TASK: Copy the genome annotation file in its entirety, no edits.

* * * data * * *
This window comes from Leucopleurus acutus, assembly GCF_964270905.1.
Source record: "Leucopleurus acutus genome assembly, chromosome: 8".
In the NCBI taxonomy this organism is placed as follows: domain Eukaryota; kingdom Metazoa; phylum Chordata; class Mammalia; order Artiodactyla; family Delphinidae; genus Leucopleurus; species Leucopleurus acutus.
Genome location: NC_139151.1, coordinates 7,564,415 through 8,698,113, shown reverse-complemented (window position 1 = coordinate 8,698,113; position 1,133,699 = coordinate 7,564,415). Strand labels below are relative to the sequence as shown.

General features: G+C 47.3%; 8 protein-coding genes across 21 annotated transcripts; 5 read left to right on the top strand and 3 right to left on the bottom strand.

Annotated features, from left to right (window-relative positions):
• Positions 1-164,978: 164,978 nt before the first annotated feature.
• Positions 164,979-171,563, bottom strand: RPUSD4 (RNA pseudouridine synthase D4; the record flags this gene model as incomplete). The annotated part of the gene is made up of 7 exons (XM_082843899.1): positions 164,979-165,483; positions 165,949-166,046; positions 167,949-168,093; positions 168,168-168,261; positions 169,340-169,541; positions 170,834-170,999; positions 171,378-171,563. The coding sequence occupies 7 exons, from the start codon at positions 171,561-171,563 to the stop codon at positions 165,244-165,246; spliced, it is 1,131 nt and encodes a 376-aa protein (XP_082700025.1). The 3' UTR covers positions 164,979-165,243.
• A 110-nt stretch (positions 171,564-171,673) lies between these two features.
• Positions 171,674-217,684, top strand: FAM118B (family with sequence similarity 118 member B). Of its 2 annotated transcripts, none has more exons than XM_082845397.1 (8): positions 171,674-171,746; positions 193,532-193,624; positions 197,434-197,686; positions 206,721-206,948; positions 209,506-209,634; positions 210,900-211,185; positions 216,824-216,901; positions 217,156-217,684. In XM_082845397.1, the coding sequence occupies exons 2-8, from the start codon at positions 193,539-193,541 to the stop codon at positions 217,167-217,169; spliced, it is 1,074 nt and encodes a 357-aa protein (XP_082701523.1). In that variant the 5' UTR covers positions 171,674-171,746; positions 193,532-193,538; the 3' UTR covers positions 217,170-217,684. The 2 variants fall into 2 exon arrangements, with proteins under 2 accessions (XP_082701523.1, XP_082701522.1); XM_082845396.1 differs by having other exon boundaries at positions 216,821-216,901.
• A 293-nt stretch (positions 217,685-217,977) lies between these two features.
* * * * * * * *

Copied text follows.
This window comes from Leucopleurus acutus, assembly GCF_964270905.1.
Source record: "Leucopleurus acutus genome assembly, chromosome: 8".
In the NCBI taxonomy this organism is placed as follows: domain Eukaryota; kingdom Metazoa; phylum Chordata; class Mammalia; order Artiodactyla; family Delphinidae; genus Leucopleurus; species Leucopleurus acutus.
Genome location: NC_139151.1, coordinates 7,564,415 through 8,698,113, shown reverse-complemented (window position 1 = coordinate 8,698,113; position 1,133,699 = coordinate 7,564,415). Strand labels below are relative to the sequence as shown.

General features: G+C 47.3%; 8 protein-coding genes across 21 annotated transcripts; 5 read left to right on the top strand and 3 right to left on the bottom strand.

Annotated features, from left to right (window-relative positions):
• Positions 1-164,978: 164,978 nt before the first annotated feature.
• Positions 164,979-171,563, bottom strand: RPUSD4 (RNA pseudouridine synthase D4; the record flags this gene model as incomplete). The annotated part of the gene is made up of 7 exons (XM_082843899.1): positions 164,979-165,483; positions 165,949-166,046; positions 167,949-168,093; positions 168,168-168,261; positions 169,340-169,541; positions 170,834-170,999; positions 171,378-171,563. The coding sequence occupies 7 exons, from the start codon at positions 171,561-171,563 to the stop codon at positions 165,244-165,246; spliced, it is 1,131 nt and encodes a 376-aa protein (XP_082700025.1). The 3' UTR covers positions 164,979-165,243.
• A 110-nt stretch (positions 171,564-171,673) lies between these two features.
• Positions 171,674-217,684, top strand: FAM118B (family with sequence similarity 118 member B). Of its 2 annotated transcripts, none has more exons than XM_082845397.1 (8): positions 171,674-171,746; positions 193,532-193,624; positions 197,434-197,686; positions 206,721-206,948; positions 209,506-209,634; positions 210,900-211,185; positions 216,824-216,901; positions 217,156-217,684. In XM_082845397.1, the coding sequence occupies exons 2-8, from the start codon at positions 193,539-193,541 to the stop codon at positions 217,167-217,169; spliced, it is 1,074 nt and encodes a 357-aa protein (XP_082701523.1). In that variant the 5' UTR covers positions 171,674-171,746; positions 193,532-193,538; the 3' UTR covers positions 217,170-217,684. The 2 variants fall into 2 exon arrangements, with proteins under 2 accessions (XP_082701523.1, XP_082701522.1); XM_082845396.1 differs by having other exon boundaries at positions 216,821-216,901.
• A 293-nt stretch (positions 217,685-217,977) lies between these two features.